New ‘Infill’ Vs. ‘Tear-Down’ Approach to Downtown Redevelopment Hailed

June 18, 2014 7:14 PM1 comment
FALLS CHURCH'S Planning Director Jim Snyder (left), shown here consulting with City Manager Wyatt Shields, has spearheaded the new "infill versus teardown" approach to redevelopment that is at the heart of all the new "small area plans" for the City, such as the downtown area plan approved unanimously by the F.C. Planning Commission Monday night. (Photo: News-Press)

FALLS CHURCH’S Planning Director Jim Snyder (left), shown here consulting with City Manager Wyatt Shields, has spearheaded the new “infill versus teardown” approach to redevelopment that is at the heart of all the new “small area plans” for the City, such as the downtown area plan approved unanimously by the F.C. Planning Commission Monday night. (Photo: News-Press)

Expressing enthusiasm for the new “infill” versus “tear-down” approach that the City of Falls Church’s new Planning Director Jim Snyder has brought to his planning work here the last couple years, the Falls Church Planning Commission gave a unanimous thumbs-up to the latest of Snyder’s conceptual so-called “small area redevelopment plans” Monday night, a 5-0 approval for the downtown “Heart of the City” component.

The commission wanted more attention on parking options ranging from garages to metering on-street areas downtown included in the version that will now go to the City Council comments and feedback from a variety of volunteer citizen boards and commissions.

Commissioner Lindy Hockenberry summed up the approval of the body overall when she said, “This is not calling for a total upheaval of the downtown,” as many other grandiose plans in the past have recommended. There is no issue here, as in the past, about whether or not Brown’s Hardware, for example, will remain. In the theory of this approach, Brown’s in its current form is seen as an major asset, and of course stays where it is.

Other “infill” over “teardown” examples also exist, and the report cites seven national redevelopment examples where this approach has been effective.
“This does not involve a huge public investment, but is very realistic and works with what we have,” commission vice-chair Melissa Teates added.

When the City approved a $313 million downtown redevelopment project in 2007, just prior to the onset of the Great Recession, it was filled with expensive taxpayer-driven components. Not so now.

When it came up Monday night about moving on this plan sooner rather than later, Snyder reminded the commissioners that the Rushmark Harris Teeter project on W. Broad and the Lincoln Properties’ Reserve on Tinner Hill project on S. Maple — both of which are at the gaping-hole-in-the-ground stage now — are shining examples of the plan already at work.

Of the feedback on the plan from boards and commissions, the contributions of the Citizens Advisory Committee on Transportation (CACT) were most hailed by the commission, and it was stressed that pains be taken to include its recommendations as an addendum to the report now going to the Council.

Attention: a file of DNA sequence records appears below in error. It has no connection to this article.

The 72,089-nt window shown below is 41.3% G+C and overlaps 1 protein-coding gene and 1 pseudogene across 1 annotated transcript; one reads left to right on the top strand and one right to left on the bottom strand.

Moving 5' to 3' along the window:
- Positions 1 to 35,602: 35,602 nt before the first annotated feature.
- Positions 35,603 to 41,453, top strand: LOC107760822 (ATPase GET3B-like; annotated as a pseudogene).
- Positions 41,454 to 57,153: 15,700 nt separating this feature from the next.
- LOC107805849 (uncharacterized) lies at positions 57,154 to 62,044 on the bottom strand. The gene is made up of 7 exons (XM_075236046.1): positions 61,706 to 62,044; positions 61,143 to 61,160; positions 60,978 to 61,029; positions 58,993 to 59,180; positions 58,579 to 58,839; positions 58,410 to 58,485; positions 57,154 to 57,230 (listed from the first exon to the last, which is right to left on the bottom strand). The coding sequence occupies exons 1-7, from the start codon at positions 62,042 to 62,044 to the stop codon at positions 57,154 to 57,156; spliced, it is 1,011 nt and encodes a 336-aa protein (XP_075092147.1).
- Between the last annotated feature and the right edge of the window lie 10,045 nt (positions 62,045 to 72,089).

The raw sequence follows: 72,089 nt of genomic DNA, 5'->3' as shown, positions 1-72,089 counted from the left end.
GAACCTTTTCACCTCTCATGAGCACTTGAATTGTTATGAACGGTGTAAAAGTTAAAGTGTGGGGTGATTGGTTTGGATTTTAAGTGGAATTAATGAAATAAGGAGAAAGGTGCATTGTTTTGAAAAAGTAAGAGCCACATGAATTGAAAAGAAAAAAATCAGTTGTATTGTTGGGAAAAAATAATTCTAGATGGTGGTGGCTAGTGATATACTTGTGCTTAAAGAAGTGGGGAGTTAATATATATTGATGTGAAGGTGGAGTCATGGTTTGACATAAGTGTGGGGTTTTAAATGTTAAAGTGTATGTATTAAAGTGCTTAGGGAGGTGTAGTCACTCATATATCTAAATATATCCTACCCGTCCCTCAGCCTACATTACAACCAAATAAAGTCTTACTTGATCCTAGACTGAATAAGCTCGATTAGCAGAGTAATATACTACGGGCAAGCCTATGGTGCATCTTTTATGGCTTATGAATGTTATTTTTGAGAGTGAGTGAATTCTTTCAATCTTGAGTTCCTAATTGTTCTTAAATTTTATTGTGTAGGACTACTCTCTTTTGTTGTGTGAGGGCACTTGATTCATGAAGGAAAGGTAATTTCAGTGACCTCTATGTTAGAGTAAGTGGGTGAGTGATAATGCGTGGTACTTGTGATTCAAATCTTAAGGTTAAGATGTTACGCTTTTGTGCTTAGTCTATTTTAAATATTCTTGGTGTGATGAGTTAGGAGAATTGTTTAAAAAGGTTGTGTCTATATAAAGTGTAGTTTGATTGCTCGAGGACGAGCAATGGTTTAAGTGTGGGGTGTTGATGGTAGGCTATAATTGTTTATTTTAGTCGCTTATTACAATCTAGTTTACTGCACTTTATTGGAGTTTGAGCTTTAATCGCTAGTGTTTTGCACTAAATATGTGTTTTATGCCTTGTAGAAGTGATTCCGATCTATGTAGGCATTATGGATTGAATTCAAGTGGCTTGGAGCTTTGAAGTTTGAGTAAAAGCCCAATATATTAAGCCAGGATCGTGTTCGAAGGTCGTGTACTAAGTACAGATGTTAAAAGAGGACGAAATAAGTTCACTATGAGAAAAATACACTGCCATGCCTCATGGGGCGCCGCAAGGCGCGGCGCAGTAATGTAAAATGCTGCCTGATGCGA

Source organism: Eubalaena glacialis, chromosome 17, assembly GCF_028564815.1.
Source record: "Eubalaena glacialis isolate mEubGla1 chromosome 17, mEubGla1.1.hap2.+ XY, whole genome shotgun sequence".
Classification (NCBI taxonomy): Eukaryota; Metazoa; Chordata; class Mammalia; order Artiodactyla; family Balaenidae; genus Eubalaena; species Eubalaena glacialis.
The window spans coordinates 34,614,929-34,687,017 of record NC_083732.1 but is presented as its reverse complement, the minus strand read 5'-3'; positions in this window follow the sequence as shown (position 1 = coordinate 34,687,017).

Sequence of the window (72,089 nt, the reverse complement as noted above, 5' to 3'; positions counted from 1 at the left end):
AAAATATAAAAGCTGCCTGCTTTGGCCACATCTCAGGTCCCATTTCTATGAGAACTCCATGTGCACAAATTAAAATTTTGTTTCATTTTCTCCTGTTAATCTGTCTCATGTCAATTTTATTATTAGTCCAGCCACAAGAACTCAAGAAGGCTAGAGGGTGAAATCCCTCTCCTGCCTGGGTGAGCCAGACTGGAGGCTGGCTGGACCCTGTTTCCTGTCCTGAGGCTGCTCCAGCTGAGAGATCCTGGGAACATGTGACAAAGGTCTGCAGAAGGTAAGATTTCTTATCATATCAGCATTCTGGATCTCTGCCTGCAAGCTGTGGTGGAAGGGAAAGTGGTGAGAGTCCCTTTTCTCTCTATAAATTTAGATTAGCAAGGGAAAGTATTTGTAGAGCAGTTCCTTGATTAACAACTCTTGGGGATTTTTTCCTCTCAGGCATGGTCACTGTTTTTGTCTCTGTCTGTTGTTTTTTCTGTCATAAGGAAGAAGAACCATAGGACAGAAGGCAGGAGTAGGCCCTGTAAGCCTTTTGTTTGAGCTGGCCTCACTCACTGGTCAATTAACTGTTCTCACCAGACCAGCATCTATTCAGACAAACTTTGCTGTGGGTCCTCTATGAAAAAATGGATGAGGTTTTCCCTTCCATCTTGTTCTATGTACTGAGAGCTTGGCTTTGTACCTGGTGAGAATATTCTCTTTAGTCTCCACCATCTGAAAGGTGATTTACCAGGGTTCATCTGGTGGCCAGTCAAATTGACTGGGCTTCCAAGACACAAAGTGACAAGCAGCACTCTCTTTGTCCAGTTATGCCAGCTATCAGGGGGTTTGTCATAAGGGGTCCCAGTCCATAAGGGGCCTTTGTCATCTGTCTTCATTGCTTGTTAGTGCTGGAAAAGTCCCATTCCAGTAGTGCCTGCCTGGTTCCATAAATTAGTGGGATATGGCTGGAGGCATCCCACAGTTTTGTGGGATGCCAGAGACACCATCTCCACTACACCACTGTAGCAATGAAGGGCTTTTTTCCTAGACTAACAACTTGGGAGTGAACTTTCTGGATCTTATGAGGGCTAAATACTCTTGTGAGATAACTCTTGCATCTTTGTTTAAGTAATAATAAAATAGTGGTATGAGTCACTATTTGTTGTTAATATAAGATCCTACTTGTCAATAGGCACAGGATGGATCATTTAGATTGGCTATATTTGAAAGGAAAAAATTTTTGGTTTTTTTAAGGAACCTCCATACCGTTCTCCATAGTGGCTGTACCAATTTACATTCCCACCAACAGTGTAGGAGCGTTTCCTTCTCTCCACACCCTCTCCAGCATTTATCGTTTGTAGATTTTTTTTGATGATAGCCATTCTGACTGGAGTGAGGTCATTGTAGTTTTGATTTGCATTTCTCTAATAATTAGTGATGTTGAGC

These spoke to a “parking management plan,” with Commissioner Rob Meeks reiterating that on-street metered parking in certain blocks of the downtown be elevated in consideration, along with the long sought-after notion of a parking deck, per se, in an effort to get beyond what Snyder called the “Balkanized lots” downtown now that, among other things, create a lot of heartburn due to predatory towing practices of some trying to keep their lots clear of those who use them for more than shopping a their establishments.

With new technologies on display in North Arlington, on Westmoreland Street right on the border of Falls Church, the cost of operating on-street meters has dropped considerably. The new approach has one of two centralized terminals in each block where persons drop their coins or credit cards and get a receipt to place in their car window indicating how long they’ve paid to park there.

Snyder said that with consolidated parking, i.e. a garage or two, issues of bonding, public-private partnerships and other factors enter in that would require a lot of staff time at City Hall to manage that isn’t there right now. “We also have to keep in mind how to keep the area pedestrian-friendly,” he added, and circulator buses should also be on the table.

The downtown plan is the third that been floated out of the City’s Planning Department to go through a public vetting and approval process. The earlier two dealt with the North and South Washington Street Corridors.

The next is coming just ahead, as well, being one for the West Broad Street Corridor running from Little Falls St. to the W&OD Trail Crossing. The first unveiling of this plan will be Saturday morning, June 21, at the Columbia Baptist Church.

 

  • pup

    So does this mean that just like in Arlington there will be no free parking options, with meters on every inch of curb and pricey garages? Why is Arlington always held up as the model for Falls Church? It is very, very different.

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